However, Rubio changed the political trajectories of several Republicans who were running for Senate when he reentered the race in June. In Jolly’s case, he had just enough time to qualify to run for reelection to his congressional seat.

Jolly has not definitely said that he will not vote for Trump. Instead, he has said that “he is not there yet” in recent months when asked if he could support the Donald in November.

Pinellas County Republican Executive Committee Chair Nick DiCeglie responded in an email.

“In order for local parties to endorse in the primary a two thirds vote is required. Our last meeting prior to the August 30th Primary took place last night (8/8) and there are no additional meetings prior to the Primary Election for such a vote to take place. The Republican Party of Pinellas County is looking forward to focusing our efforts to defeat Charlie Crist in November.”

He also notes that the Pinellas County Republicans held a straw poll on Sunday with over 220 members and activists casting ballots, and Jolly defeated Bircher, capturing 79 percent of the vote.

The Jolly campaign said the issue was between Bircher and the party, and declined to comment.


Vern Buchanan tells President Obama to stop accepting Syrian refugees

Taking his cue from a warning by FBI Director James Comey of “a terrorist diaspora out of Syria like we’ve never seen before,” Sarasota area GOP Congressman Vern Buchanan is calling on the White House to put an immediate halt in accepting Syrian refugees into the U.S.

“Terrorists are leaving Syria disguised as refugees and carrying out attacks in the West,” Buchanan wrote in a letter addressed to President Obama on Thursday. “The prudent course of action is to halt all admissions of Syrians into the U.S. until the safety of Americans can be guaranteed.”

In response to the emerging migrant crisis in Europe and the Middle East last summer, Obama ordered his administration last September to dramatically “scale up” the number of Syrian refugees welcomed into the United States by the end of the fiscal year, setting a target of 10,000.

The U.S. admitted more than 2,300 Syrian refugees in June, sending the fiscal year total soaring past the 5,000 mark, the Washington Times reported in late June. According to data from the State Department Refugee Processing Center, a total of 7,751 Syrian refugees have been admitted into the U.S. since the beginning of last October, and nearly 5,000 in the last two months alone.

In his letter, Buchanan is seizing on Comey’s comments before Congress last week that the defeat of ISIS soldiers in Syria and Iraq will likely result in dispersing terrorists elsewhere, including America. “At some point there is going to be a terrorist diaspora out of Syria like we’ve never seen before.” Comey added, “Not all of the Islamic State killers are going to die on the battlefield.”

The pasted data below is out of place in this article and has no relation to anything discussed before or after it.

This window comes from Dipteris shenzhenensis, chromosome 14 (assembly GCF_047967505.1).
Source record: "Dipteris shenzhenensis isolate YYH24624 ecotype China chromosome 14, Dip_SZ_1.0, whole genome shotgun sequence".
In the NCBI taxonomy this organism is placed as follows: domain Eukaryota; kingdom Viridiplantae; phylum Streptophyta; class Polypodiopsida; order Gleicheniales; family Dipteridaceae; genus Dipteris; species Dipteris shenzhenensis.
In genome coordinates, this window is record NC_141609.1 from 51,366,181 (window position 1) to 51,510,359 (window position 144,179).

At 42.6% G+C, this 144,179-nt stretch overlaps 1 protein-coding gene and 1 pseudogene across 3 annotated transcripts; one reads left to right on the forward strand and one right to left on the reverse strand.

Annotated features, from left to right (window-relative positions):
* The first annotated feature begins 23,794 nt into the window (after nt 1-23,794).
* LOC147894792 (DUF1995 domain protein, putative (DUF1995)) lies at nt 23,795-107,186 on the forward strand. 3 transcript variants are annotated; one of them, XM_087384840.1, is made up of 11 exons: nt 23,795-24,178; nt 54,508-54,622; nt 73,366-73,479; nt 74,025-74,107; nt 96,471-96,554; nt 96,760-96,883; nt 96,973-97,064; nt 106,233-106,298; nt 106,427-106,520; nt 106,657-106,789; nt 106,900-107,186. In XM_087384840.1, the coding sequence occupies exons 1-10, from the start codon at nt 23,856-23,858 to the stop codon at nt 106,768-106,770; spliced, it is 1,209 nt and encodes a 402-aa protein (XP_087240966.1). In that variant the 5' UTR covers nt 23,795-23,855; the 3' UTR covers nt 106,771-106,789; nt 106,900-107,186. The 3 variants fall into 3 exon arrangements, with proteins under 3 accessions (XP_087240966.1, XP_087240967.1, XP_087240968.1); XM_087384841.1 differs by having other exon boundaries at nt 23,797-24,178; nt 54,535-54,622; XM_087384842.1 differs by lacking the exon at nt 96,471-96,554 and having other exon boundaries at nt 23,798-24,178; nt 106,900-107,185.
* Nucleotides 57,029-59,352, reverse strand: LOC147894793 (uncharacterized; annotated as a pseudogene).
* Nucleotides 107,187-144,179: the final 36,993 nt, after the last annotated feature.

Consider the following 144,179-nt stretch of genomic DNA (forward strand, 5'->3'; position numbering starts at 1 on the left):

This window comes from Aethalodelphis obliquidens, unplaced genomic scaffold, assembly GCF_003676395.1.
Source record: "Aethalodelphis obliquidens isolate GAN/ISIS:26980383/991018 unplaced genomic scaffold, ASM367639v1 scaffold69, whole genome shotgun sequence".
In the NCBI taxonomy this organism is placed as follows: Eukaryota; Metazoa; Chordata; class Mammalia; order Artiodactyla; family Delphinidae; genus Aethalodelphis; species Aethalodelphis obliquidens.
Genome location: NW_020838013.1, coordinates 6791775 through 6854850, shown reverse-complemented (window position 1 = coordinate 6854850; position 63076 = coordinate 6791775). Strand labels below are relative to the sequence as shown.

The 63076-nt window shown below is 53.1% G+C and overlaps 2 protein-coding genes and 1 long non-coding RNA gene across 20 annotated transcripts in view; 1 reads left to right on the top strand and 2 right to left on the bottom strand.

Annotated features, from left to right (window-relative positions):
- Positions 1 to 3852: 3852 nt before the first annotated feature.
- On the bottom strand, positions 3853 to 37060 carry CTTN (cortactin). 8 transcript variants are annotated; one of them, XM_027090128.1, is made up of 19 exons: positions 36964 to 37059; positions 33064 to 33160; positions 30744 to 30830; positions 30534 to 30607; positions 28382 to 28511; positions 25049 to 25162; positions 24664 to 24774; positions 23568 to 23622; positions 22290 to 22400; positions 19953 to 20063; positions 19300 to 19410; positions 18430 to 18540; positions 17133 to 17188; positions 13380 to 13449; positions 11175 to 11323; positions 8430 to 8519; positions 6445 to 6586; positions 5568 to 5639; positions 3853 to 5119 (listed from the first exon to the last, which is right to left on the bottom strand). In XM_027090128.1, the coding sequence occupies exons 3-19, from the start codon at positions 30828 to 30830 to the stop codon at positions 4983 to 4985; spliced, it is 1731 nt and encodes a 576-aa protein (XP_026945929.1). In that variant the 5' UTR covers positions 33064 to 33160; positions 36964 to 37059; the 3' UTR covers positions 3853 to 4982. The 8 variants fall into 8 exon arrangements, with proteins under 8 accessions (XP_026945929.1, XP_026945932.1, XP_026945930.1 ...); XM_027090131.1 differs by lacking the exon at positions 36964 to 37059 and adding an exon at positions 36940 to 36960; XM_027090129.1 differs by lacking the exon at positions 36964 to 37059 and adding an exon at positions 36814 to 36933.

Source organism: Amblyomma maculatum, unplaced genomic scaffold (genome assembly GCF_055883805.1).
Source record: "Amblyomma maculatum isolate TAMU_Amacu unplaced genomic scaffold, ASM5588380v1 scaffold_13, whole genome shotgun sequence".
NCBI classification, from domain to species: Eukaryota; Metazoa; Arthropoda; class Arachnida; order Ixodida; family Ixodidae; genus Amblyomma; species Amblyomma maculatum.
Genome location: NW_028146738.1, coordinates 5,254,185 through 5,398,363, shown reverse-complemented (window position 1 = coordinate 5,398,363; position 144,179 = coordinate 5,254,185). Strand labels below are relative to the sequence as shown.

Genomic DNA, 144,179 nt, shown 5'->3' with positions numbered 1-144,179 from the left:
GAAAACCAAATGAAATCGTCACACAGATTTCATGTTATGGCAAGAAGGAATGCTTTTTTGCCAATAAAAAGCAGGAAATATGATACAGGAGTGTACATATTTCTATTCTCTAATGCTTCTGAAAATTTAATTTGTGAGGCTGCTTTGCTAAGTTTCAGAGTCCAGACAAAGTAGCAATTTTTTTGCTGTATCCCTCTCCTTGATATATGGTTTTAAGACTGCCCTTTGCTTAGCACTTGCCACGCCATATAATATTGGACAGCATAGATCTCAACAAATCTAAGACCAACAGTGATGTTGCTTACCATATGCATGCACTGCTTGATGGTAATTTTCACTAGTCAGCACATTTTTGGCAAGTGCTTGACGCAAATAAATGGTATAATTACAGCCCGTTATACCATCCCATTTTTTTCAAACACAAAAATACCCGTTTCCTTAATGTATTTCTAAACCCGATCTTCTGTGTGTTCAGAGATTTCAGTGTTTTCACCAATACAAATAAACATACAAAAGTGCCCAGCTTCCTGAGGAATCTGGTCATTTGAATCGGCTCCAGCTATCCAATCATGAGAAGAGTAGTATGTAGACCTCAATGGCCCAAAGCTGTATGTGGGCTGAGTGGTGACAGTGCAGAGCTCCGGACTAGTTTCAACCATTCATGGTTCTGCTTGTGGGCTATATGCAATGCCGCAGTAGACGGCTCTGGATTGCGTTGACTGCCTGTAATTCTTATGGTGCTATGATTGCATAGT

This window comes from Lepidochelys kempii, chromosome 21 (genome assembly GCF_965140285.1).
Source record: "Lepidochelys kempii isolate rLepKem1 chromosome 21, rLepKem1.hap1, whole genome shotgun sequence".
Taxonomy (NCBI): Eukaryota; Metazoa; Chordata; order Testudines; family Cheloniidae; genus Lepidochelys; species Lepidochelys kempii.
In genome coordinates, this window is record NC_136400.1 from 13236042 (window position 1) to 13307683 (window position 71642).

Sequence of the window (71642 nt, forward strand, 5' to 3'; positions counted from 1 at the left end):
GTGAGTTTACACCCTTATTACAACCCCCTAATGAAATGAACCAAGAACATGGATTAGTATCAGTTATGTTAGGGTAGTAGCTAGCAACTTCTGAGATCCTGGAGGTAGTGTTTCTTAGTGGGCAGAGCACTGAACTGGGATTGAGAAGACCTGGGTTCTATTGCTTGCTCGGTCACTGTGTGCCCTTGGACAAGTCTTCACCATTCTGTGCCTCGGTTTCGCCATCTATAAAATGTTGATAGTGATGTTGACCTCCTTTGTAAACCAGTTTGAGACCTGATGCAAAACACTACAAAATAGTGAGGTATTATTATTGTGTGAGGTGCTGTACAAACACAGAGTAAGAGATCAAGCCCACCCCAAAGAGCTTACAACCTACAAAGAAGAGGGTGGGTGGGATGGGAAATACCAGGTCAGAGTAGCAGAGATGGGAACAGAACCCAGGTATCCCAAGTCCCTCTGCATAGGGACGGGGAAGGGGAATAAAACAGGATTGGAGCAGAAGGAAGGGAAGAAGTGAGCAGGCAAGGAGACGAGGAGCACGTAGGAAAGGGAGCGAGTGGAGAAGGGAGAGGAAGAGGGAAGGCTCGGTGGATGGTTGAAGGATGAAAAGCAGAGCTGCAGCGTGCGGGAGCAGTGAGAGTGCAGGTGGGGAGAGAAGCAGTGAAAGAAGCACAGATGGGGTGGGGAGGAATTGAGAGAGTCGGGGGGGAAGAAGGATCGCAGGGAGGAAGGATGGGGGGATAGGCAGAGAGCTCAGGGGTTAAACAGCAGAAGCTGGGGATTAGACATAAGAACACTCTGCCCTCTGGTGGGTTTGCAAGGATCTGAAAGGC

Homeland Security head Jeh Johnson testified before the Senate Judiciary Committee on June 30 that Washington had “added security checks to the process where they are warranted” and overcome early hurdles, but Buchanan clearly was not placated by that statement.

Read his letter below:

August 4, 2016

The Honorable Barack Obama
1600 Pennsylvania Avenue, NW
Washington, DC 20500

Dear Mr. President:

I urge you to immediately stop accepting Syrian refugees as a matter of national security. The chilling prediction by FBI Director James Comey of “a terrorist diaspora out of Syria like we’ve never seen before” warrants an immediate freeze on Syrian refugees.

Director Comey warned the nation last week that the defeat of ISIS soldiers in Syria and Iraq will likely result in their dispersal elsewhere, including America.

The FBI director’s warning that the collapse of the caliphate will mean increased attacks in Western Europe and the United States mirrors an alarming consensus among intelligence officials.

We are seeing a clear pattern in which a number of recent attacks have been carried out by ISIS terrorists with ties to Syria, including: the July 24 bombing of a music festival in Germany; the July 26 killing of a French priest; and the July 24 murder of a German woman with a machete. Syrian refugees played a part, either as attackers or accomplices, in all three attacks.

In the context of this clear threat, your goal of admitting 10,000 Syrians as a part of a so-called “surge operation” is extremely troubling, particularly given that White House press secretary Josh Earnest recently admitted that the screening process “typically takes 12 to 18 months….the reason for that process is that the safety and security of the U.S. homeland comes first.”

I urge you to work with world leaders to create a safe zone for refugees inside Syria or in a neighboring country. According to data from the Center for Immigration Studies, the U.S. could support the resettlement of 12 refugees in the Middle East for the cost of caring for one refugee in the U.S.

Terrorists are leaving Syria disguised as refugees and carrying out attacks in the West. The prudent course of action is to halt all admissions of Syrians into the U.S. until the safety of Americans can be guaranteed.


Vern Buchanan

Member of Congress